Firms ordered to open books in probe into supply disruption
The US Federal Trade Commission (FTC) is ordering nine firms including Amazon and Walmart to release internal documents as a part of an investigation into supply chain disruptions.
The investigation will examine whether responses to supply disruptions are leading to anti-competitive practices and contributing to rising consumer prices.
The investigation aims to “shed light on the causes behind ongoing supply chain disruptions and how these disruptions are causing serious and ongoing hardships for consumers and harming competition in the US economy,” the FTC said.
Along with Walmart and Amazon, the FTC has ordered Procter & Gamble, Kroger, C&S Wholesale Grocers, Associated Wholesale Grocers, McLane, Tyson Foods, and Kraft Heinz to hand over documents.
The FTC is requiring the companies to provide internal documents covering supply chain strategies, pricing, marketing and promotions, costs, profit margins, sales volumes, selection of suppliers, brands, and market shares.
The companies will have 45 days from the date they received the order to respond.
Chair of the FTC Lina M. Khan said: “Supply chain disruptions are upending the provision and delivery of a wide array of goods, ranging from computer chips and medicines to meat and lumber.
“The FTC has a long history of pursuing market studies to deepen our understanding of economic conditions and business conduct, and we should continue to make nimble and timely use of these information-gathering tools and authorities.”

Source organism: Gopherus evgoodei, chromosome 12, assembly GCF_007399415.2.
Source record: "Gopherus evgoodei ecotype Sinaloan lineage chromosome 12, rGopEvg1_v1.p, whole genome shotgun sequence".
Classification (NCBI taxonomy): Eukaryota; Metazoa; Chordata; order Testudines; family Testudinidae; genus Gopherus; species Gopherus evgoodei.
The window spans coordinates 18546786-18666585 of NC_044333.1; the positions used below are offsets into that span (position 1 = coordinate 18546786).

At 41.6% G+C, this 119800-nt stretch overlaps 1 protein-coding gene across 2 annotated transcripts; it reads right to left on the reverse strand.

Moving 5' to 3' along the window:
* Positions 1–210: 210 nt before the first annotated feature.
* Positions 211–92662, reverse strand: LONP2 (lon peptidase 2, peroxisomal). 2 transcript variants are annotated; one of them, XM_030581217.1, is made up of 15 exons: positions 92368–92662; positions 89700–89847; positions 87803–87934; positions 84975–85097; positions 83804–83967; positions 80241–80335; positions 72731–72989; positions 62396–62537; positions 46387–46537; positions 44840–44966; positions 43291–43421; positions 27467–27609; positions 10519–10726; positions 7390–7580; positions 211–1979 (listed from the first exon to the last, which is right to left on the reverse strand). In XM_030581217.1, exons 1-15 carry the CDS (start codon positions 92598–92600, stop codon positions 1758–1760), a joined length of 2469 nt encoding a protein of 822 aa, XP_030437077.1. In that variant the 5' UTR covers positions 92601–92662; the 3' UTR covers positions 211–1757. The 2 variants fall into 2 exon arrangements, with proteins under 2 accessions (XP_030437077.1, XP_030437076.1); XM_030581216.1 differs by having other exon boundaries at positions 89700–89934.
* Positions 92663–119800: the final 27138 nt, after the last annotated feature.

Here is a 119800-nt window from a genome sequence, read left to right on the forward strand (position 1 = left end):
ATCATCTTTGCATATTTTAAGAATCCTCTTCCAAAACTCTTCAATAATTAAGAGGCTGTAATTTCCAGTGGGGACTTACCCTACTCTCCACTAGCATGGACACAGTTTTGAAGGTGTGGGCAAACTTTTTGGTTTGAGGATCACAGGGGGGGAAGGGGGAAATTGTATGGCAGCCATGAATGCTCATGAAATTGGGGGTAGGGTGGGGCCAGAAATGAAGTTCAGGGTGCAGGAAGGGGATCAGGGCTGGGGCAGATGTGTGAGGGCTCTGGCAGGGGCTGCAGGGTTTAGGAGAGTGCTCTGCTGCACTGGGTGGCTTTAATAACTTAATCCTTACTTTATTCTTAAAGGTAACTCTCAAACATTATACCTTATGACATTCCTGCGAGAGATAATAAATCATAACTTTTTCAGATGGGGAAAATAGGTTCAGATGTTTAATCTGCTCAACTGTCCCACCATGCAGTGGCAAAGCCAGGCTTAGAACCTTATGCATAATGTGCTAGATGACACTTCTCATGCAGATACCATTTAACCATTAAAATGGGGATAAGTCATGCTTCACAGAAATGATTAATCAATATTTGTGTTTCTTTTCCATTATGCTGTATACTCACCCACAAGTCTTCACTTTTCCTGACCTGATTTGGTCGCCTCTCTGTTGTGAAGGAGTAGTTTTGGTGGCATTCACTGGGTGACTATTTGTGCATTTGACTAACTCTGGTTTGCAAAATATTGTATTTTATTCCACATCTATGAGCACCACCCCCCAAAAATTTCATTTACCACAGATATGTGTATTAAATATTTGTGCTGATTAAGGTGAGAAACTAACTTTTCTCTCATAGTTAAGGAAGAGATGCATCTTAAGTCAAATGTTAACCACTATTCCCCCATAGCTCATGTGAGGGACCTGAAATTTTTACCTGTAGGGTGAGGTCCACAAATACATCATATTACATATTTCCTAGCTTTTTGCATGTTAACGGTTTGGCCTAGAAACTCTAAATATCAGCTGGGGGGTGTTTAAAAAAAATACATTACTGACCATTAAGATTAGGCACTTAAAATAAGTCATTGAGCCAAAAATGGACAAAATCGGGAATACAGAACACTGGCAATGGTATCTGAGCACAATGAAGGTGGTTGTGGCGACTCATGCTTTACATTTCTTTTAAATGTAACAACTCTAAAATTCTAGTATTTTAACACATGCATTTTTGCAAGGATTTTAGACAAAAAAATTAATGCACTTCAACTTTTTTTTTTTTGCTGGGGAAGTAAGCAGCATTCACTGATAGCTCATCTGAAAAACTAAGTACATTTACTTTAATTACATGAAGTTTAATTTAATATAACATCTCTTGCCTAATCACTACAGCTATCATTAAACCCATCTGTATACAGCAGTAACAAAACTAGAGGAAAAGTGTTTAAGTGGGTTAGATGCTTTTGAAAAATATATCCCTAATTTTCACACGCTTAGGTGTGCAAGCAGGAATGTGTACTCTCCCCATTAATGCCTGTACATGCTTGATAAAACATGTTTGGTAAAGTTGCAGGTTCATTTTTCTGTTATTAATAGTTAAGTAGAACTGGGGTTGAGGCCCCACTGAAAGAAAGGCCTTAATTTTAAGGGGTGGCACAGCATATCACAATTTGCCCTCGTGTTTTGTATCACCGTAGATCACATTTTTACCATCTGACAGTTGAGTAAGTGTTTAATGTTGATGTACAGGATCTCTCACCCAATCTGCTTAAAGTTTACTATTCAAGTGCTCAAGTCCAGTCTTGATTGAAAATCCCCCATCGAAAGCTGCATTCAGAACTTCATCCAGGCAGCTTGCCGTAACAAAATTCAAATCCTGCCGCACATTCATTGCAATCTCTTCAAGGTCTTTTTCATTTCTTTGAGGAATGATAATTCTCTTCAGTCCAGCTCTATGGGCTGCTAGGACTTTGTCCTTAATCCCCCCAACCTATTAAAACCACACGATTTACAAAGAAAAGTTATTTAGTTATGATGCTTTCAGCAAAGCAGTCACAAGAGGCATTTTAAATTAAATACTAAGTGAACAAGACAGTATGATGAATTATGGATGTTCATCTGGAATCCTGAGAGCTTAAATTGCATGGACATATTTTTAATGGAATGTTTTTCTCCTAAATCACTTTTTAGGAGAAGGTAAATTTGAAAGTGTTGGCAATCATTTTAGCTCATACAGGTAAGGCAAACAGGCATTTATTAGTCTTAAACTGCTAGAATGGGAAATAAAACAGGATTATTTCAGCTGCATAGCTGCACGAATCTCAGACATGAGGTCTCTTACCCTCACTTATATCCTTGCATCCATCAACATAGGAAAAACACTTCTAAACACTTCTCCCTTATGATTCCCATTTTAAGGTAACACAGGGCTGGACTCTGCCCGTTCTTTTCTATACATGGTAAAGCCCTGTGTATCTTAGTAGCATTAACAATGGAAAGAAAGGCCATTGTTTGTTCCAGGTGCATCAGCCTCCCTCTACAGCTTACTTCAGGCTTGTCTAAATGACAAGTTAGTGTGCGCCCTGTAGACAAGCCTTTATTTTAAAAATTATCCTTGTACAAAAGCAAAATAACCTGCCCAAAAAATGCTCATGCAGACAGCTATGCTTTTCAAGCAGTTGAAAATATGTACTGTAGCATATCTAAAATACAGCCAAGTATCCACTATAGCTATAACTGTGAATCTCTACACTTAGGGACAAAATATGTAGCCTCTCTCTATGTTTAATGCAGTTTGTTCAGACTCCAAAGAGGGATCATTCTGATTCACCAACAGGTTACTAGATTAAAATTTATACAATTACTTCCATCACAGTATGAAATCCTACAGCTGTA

She said she was “hopeful” the study will highlight “market conditions and business practices that may have worsened these disruptions or led to asymmetric effects”.
Meanwhile, US president Joe Biden met retailers and grocers to discuss mitigating supply disruptions.
During the meeting Biden expressed optimism about the forthcoming holidays, saying compared with last year, Americans have “a little more hope”.
The meeting included CEOs from Samsung, Etsy, Mattel and Kroger.
Biden was initially scheduled to deliver remarks on what his administration was doing to “strengthen the nation’s supply chains, lower everyday costs for families, and ensure that shelves are well-stocked this holiday season,” following the meeting, the White House said on Monday morning.
However, those remarks were postponed as Biden “wanted to ensure ample time spent with the business leaders who traveled to the White House today”.
US supply chains have been hit by driver shortages and major congestion at the country’s ports, which have led to bottlenecks across America.
The American Truckers Association estimates the country has a shortage of 80,000 drivers.